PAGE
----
My husband and I drove through the desert back towards home.
“Blast!” I said, “I left my rings in your dad’s car!”**
The day before we had been golfing, and Andy told me that it is easier to golf with no rings, so I left them in the side compartment of the back seat. As a first-time golfer, I was so terrible that I could have been wearing 15 rings on each hand and couldn’t have done much worse, but I suppose I didn’t need any extra handicaps.
Golfing was lots of fun, but I forgot my rings on the way back to our vacation condo. And I forgot that night. And the next morning. And the next afternoon.
Not till we were 20 minutes away did I realize that my wedding and engagement rings were still sitting in that backseat side pocket.
But no big deal. I called Andy’s dad, told him where they were, and asked him to bring them when they came for a visit in a few days.
But then, a few minutes later, I realized that my purse was not by my feet.
“Did you grab my purse?” I asked Andy, who was in charge of packing the car while I was in charge of cleaning up dinner.
“Uhhh...no,” he said. “I didn’t even think about it.”
“I didn’t either,” I said. And then my face turned deep red. “Oh no.”
Forgetting my purse had become something of a habit with me. I’d forgotten it at Andy’s parents house a few months before, and Andy’s mom drove 40 minutes to meet Andy and hand it off. The week prior I had left it at a friend’s house. A few days before that I had left it at my pastor’s house when we had been there for lunch. And of course I had just left my wedding rings in a car.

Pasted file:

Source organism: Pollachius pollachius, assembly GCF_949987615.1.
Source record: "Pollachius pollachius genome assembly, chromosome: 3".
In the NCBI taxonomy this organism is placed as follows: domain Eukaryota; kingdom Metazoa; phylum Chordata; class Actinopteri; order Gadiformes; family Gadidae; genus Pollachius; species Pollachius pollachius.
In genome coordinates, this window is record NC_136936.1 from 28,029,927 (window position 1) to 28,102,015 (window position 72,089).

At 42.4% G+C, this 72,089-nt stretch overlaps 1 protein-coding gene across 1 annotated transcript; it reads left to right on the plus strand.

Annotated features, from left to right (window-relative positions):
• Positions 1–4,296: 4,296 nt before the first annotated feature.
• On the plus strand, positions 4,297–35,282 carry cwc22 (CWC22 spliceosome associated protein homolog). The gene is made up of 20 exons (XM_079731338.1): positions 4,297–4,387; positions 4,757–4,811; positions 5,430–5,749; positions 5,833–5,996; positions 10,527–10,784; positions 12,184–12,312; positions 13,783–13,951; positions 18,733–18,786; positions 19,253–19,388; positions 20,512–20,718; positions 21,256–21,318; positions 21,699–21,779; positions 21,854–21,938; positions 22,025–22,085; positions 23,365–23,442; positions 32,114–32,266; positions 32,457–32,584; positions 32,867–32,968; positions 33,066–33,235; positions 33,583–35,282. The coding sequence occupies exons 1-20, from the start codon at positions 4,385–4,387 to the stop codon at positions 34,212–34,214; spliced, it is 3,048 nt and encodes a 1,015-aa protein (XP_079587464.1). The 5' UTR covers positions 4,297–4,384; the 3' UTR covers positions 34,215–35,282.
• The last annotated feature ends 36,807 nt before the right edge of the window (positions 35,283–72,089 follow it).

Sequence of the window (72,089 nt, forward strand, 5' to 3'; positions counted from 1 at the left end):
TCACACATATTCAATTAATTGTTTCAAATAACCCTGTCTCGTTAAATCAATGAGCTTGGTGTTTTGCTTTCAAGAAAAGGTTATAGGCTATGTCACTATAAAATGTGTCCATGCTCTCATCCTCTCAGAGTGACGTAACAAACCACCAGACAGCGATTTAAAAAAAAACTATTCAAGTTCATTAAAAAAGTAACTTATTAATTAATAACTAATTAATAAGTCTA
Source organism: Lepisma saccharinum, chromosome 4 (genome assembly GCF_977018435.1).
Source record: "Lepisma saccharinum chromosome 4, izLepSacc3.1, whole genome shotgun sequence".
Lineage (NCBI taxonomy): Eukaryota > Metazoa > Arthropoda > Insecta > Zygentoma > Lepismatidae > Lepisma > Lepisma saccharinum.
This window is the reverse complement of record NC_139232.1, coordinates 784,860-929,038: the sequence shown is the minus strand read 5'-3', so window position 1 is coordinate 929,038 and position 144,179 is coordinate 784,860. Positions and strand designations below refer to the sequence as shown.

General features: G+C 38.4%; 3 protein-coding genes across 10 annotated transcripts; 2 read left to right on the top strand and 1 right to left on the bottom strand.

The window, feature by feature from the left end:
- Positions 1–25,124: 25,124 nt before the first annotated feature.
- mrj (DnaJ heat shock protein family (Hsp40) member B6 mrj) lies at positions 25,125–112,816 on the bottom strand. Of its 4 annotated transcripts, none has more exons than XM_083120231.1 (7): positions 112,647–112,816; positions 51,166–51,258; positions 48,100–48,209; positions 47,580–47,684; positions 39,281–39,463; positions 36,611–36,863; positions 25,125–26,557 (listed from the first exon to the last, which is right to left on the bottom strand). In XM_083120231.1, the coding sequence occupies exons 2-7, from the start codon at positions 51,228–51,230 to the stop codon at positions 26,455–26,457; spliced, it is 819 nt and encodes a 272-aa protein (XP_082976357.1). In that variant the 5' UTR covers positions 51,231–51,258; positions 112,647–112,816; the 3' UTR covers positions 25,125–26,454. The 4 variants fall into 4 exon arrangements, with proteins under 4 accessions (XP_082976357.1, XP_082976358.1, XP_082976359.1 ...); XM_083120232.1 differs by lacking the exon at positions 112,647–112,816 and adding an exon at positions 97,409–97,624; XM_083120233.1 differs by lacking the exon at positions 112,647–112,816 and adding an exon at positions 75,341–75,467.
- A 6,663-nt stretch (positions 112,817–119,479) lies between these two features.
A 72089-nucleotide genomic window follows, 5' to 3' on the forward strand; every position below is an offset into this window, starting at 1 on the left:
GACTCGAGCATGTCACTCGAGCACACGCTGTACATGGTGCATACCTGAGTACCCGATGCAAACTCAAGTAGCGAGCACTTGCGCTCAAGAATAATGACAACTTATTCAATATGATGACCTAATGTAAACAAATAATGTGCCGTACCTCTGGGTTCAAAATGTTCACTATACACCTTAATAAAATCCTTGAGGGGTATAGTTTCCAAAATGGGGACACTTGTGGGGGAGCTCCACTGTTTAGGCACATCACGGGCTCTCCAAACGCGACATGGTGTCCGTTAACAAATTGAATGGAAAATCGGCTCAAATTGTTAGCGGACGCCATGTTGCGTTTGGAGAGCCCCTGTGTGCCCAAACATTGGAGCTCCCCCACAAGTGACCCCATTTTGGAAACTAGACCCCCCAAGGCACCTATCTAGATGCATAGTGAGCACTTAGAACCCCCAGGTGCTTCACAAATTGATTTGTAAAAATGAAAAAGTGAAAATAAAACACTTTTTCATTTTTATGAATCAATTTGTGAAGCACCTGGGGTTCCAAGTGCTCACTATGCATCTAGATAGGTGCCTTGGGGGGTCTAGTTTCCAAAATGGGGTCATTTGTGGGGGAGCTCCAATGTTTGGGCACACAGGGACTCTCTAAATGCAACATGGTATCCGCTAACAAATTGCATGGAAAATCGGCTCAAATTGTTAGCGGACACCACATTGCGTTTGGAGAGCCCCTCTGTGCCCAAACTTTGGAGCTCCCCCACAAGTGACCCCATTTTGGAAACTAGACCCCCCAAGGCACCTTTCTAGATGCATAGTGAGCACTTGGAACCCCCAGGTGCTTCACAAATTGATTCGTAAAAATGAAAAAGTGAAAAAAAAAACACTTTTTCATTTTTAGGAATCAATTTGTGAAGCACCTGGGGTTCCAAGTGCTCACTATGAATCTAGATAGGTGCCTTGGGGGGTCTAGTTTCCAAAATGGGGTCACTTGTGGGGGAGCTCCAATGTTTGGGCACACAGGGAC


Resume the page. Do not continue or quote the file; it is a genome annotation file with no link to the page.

This final time was the last straw. I felt intensely ashamed. Ashamed that I wasn’t enough of an adult to keep track of my stuff. Ashamed that I clearly wasn’t responsible. Ashamed that now we were going to have to drive an extra 40 minutes to retrieve it so I would have my keys and wallet.
Sometimes I suspect that I am more ashamed of situations like this than I am of actual sins that hurt people. Sure, I’m going to sin, and then I will repent and ask for forgiveness, but can I at least act like an adult and look like I have it all together while I do it? Is that so much to ask?
So I called Andy’s dad back to tell him that I ALSO forgot my purse, so we would be coming back to retrieve the purse and the rings. And of course my in-laws were cool about it. No big deal. The only shame that existed was in my head.
When I go through these trials (I also went through a phase where I locked my keys in the car while it was running. Multiple times. For this a man mocked me in an Ohio rest-stop parking lot. It built character) I am reminded that I am very fallible. I don’t have it all together, and I’ll save a lot of time if I just accept that now. That frees me up to be grateful for the people who bear with my foolish mistakes (thank you Mom and Dad Smith!), while of course continuing to work on being more aware of my purse’s location. And then my shame can be properly directed towards actual sins instead of mishaps that only bruise my pride. Everyone wins!
**Yes, I swear like Amy March.